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Workers in protective gear walk by dismantled barricades after authorities' eased COVID-19 curbs in Haizhu district in Guangzhou in south China's Guangdong province on Friday, Dec. 2, 2022. Image Credit: AP

Shanghai: Beijing residents on Saturday cheered the removal of COVID-19 testing booths while Shenzhen said it would no longer require commuters to present test results to travel, as an easing of China’s virus curbs gathered pace.

Although daily cases are near all-time highs, some cities are taking steps to loosen COVID testing requirements and quarantine rules as China looks to make its zero-COVID policy more targeted.

The southern city of Shenzhen announced it would no longer require people to show a negative COVID test result to use public transport or enter parks, following similar moves by Chengdu and Tianjin.

Many testing booths in Beijing have been shut, as the capital stops demanding negative test results as a condition to enter places such as supermarkets and prepares to do so for subways from Monday. Many other venues, including offices, still require testing.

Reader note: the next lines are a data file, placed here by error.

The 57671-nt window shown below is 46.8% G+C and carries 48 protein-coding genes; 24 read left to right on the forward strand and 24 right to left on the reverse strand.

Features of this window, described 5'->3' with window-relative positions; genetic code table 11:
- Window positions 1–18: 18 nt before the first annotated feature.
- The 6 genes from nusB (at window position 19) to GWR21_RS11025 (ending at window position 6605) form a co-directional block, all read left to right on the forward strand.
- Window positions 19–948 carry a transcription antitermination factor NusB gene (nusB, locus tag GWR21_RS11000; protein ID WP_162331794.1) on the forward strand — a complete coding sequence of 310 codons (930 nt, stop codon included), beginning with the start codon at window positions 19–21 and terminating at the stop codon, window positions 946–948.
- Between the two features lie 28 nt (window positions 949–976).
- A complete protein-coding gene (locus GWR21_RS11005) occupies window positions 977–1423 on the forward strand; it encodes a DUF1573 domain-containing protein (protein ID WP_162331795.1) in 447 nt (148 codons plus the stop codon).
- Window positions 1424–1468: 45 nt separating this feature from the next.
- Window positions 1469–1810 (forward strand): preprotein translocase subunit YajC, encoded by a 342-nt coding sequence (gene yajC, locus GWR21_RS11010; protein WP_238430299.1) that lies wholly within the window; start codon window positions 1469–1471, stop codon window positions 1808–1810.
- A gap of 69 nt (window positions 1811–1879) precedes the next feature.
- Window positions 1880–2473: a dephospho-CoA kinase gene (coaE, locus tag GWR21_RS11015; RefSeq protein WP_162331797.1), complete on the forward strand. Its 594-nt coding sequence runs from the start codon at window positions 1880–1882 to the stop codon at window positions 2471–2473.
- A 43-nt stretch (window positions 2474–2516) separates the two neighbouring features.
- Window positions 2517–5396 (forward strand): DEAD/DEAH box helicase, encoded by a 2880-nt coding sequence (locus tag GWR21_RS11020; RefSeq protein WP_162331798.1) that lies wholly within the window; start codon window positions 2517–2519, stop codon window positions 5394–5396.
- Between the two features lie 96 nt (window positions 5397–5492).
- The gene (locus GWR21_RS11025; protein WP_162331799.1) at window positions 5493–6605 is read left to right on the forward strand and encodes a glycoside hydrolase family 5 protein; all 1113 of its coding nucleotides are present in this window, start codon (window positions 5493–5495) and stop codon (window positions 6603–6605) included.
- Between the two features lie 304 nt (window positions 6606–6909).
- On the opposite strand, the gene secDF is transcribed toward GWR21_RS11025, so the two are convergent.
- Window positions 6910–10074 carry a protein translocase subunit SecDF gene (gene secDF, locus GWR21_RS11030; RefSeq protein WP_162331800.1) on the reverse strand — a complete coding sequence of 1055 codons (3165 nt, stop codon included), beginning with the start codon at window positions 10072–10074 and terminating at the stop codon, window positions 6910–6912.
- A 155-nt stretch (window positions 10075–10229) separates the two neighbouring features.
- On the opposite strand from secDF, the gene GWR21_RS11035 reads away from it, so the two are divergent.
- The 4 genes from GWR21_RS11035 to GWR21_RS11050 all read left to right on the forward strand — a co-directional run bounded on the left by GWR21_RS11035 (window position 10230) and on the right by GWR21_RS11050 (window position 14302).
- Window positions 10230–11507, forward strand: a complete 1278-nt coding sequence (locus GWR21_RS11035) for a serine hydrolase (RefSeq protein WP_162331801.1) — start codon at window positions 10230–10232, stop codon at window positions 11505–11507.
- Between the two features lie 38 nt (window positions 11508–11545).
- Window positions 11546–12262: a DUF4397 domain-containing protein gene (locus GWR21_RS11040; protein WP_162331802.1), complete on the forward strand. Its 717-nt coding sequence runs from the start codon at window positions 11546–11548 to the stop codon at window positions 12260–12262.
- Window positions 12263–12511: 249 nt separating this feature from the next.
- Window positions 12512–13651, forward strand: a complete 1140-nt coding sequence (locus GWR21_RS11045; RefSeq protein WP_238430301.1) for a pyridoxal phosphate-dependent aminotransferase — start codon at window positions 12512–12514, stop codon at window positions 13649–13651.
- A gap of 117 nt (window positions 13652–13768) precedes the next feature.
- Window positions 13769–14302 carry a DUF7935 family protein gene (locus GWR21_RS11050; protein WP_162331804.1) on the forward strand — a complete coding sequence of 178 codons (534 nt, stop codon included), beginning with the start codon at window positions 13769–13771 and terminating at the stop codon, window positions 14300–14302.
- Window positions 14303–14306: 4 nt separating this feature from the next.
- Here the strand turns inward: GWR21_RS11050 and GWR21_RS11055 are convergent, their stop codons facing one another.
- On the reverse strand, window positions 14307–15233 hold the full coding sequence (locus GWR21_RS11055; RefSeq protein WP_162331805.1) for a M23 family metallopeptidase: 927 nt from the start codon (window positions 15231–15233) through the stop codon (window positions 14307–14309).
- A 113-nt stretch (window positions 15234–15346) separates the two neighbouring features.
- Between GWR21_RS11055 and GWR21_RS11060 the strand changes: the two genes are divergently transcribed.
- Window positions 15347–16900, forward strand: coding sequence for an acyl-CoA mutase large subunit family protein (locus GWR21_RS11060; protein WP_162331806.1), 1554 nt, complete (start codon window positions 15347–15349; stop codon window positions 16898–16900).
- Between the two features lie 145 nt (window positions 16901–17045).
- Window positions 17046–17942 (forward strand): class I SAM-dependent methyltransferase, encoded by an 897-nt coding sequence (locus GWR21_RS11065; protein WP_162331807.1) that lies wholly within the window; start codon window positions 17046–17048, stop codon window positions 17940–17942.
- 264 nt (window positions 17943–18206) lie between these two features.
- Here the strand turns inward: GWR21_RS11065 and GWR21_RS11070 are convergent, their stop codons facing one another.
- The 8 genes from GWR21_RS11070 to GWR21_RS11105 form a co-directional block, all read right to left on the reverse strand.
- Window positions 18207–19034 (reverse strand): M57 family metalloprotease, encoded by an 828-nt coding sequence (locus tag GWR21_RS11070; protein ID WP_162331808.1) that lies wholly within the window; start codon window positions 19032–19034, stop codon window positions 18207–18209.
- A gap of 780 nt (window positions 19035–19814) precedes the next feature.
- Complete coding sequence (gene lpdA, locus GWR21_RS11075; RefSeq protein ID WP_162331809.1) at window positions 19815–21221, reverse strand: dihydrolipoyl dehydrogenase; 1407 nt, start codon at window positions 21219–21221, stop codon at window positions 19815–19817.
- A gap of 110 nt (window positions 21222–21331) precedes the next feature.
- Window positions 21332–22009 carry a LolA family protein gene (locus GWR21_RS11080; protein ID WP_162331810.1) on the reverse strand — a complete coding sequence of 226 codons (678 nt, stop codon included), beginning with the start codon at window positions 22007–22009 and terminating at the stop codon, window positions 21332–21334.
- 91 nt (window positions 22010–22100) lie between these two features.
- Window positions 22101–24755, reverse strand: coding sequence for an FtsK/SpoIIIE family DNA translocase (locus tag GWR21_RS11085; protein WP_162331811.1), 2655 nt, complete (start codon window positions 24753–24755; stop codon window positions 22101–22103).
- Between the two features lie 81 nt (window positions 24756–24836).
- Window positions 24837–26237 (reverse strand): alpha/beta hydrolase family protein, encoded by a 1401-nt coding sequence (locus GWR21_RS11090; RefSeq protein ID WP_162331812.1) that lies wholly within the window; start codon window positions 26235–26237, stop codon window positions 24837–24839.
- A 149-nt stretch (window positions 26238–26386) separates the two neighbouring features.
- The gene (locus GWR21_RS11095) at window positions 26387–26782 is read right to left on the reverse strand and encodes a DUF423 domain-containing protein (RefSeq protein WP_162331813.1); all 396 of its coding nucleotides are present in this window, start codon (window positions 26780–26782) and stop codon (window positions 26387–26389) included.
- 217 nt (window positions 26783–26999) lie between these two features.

A video showing workers in Beijing removing a testing booth by crane onto a truck went viral on Chinese social media on Friday.

China began tweaking its approach last month, urging localities to become more targeted. Initial reactions, however, were marked with confusion and even tighter lockdowns as cities scrambled to keep a lid on rising cases.

China is set to further announce a nationwide easing of testing requirements as well as allowing positive cases and close contacts to isolate at home under certain conditions, people familiar with the matter told Reuters this week.

On Friday, some Beijing neighbourhoods posted guidelines on social media on how positive cases can quarantine at home, a landmark move that marks a break from official guidance to send such people to central quarantine.

Still, the relief has also been accompanied by concerns, especially from people who feel more exposed to the disease.

Many analysts say they still do not anticipate a significant reopening until at least after March, as China must first achieve results in a just-launched vaccination drive targeting the elderly.